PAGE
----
4 out of 4 stars
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The Cult Next Door: A Manhattan Memoir written by Elizabeth R. Burchard and Judith L. Carlone, is a heart-breaking but well-written book. The memoir details how an educated, Elizabeth Burchard ends up in a cult. At a young age Elizabeth’s father dies and is she left with her, uncaring mother Rachael. Growing up Elizabeth is forced to go along with each new feel-good fad her mother chases. Despite being a bright child, Elizabeth’s struggles with feeling lost and alone in her teenage years.
By a cruel twist of fate Rachael and Elizabeth meet an odd biofeedback technician. Dr. Keith Rogers is a stress reduction specialist and he was unaware of what nefarious plans George Sharkman, his technician, has. Elizabeth experiences more tragedy in her life and clings on to George to reduce stress in her life. After Dr. Rogers finds out George has been inappropriate with clients, he’s fired. Rachael, Elizabeth, and other women fall prey to George’s schemes. One day, Elizabeth wakes up and is no longer George’s spell. Her new friend Judith is determined to help her leave. But is it too late for her to escape the Group?
What I liked most about this book was how open and vulnerable Elizabeth was while retelling her experiences. It takes a brave person to admit they have been deceived and she admits how wrong it was to mindlessly take orders from a sinister leader. Many of us like to think we would never be tricked by a cult leader. But a few of us have found ourselves in an abusive relationship or manipulated by so called “friends”. Elizabeth’s courageous honesty gives insight into how anyone can be manipulated in small or large ways.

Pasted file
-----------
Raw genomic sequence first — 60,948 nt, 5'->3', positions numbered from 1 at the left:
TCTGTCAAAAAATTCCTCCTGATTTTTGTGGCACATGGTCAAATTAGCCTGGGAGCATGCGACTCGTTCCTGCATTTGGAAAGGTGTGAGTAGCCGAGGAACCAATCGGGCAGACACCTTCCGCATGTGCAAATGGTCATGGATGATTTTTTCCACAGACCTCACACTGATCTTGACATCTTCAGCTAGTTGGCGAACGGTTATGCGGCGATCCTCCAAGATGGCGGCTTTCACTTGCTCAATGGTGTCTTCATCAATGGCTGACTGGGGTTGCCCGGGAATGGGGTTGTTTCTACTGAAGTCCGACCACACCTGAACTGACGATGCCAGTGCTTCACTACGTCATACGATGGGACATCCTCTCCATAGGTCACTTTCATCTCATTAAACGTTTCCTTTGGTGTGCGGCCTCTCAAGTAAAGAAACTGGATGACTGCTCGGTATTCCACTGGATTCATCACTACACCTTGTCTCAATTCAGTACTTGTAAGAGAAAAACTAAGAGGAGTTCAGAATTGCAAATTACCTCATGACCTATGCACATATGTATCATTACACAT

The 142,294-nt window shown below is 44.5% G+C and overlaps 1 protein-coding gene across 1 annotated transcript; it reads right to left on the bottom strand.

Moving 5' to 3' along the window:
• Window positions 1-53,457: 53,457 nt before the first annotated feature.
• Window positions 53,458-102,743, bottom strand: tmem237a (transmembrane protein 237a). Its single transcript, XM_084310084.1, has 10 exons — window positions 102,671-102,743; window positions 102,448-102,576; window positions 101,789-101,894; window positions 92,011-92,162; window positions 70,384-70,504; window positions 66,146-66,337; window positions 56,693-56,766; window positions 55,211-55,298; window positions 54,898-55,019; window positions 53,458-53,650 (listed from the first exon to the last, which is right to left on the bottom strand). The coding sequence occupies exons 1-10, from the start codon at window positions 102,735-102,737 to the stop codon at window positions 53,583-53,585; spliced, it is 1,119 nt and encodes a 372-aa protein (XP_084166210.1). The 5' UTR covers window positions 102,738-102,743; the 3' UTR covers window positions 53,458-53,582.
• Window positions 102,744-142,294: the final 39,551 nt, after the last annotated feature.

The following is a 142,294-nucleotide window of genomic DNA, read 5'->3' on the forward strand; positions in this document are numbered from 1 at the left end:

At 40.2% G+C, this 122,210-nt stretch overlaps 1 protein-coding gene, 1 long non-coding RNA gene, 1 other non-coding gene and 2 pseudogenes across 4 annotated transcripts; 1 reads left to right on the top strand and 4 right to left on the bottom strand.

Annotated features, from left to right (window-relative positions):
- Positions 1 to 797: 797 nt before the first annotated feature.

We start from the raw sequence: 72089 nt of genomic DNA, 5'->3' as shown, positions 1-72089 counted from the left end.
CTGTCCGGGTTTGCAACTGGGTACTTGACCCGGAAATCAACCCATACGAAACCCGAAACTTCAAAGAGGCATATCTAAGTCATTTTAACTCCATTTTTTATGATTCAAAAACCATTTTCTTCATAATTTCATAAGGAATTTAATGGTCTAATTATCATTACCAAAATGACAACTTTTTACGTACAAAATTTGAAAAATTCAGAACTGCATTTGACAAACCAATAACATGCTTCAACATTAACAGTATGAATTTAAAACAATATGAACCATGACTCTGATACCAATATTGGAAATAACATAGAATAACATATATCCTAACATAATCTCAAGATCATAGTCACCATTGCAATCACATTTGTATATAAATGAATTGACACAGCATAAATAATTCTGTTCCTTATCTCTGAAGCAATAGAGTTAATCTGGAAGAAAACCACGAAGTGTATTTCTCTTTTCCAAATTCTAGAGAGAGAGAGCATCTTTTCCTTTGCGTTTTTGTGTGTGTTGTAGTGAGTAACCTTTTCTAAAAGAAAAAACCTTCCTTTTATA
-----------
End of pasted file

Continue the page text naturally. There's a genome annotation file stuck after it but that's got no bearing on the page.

What I disliked most about the book was that George was an actual person and some of the Group members never woke up from his spell. You read the memoir through Elizabeth’s lens of hindsight and you want to shake her mother, Rachael. I was mentally yelling at Rachael, not to introduce her teenage daughter to George. George promised his followers eternal life and praised their compliance. Elizabeth was so desperate for love she followed his every command but felt conflicted. If George felt any resistance from Elizabeth he would become verbally and physically abusive. By the time I got halfway through the book I absolutely hated George, and the followers who didn’t mind participating in abusive actions.
I rate this book 4 out of 4 stars. Elizabeth’s recounting of events is vivid and raw. It was difficult to put down the book because I was curious to see what would happen next. I could sense the feelings of remorse on every page and I was weeping by the end of the book. Judith co-writes with Elizabeth and describes how she knew Elizabeth needed help. Judith could’ve walked away since she hardly knew her. She could sense how lost Elizabeth felt, and Judith knew she needed loving guidance to become independent. It was admirable how much effort Judith put into helping Elizabeth, and they become lifelong friends.
I would recommend this book to people who are interested in the human behavior and the reasons why people join cults. Also, I would recommend this book to social workers; they may never come across cult members, but they will work with people in abusive relationships. This book gives insight into why ordinary people get sucked into an abusive relationship. Finally, I would recommend this book to people who got out of a cult or people who have family and/or friends in a cult. I don’t recommend this book to PTSD survivors of sexual and physical abuse. There is sexual abuse, profane language, lots of physical and emotional abuse that could be triggering.
Overall this is a great book. It’s well-written and well edited. There are resources in the back of the book for cult survivors and loved ones. There are also guided questions if you choose to reflect more on Elizabeth’s experiences. And lastly, you will admire the strength in Elizabeth and Judith.
The Cult Next Door
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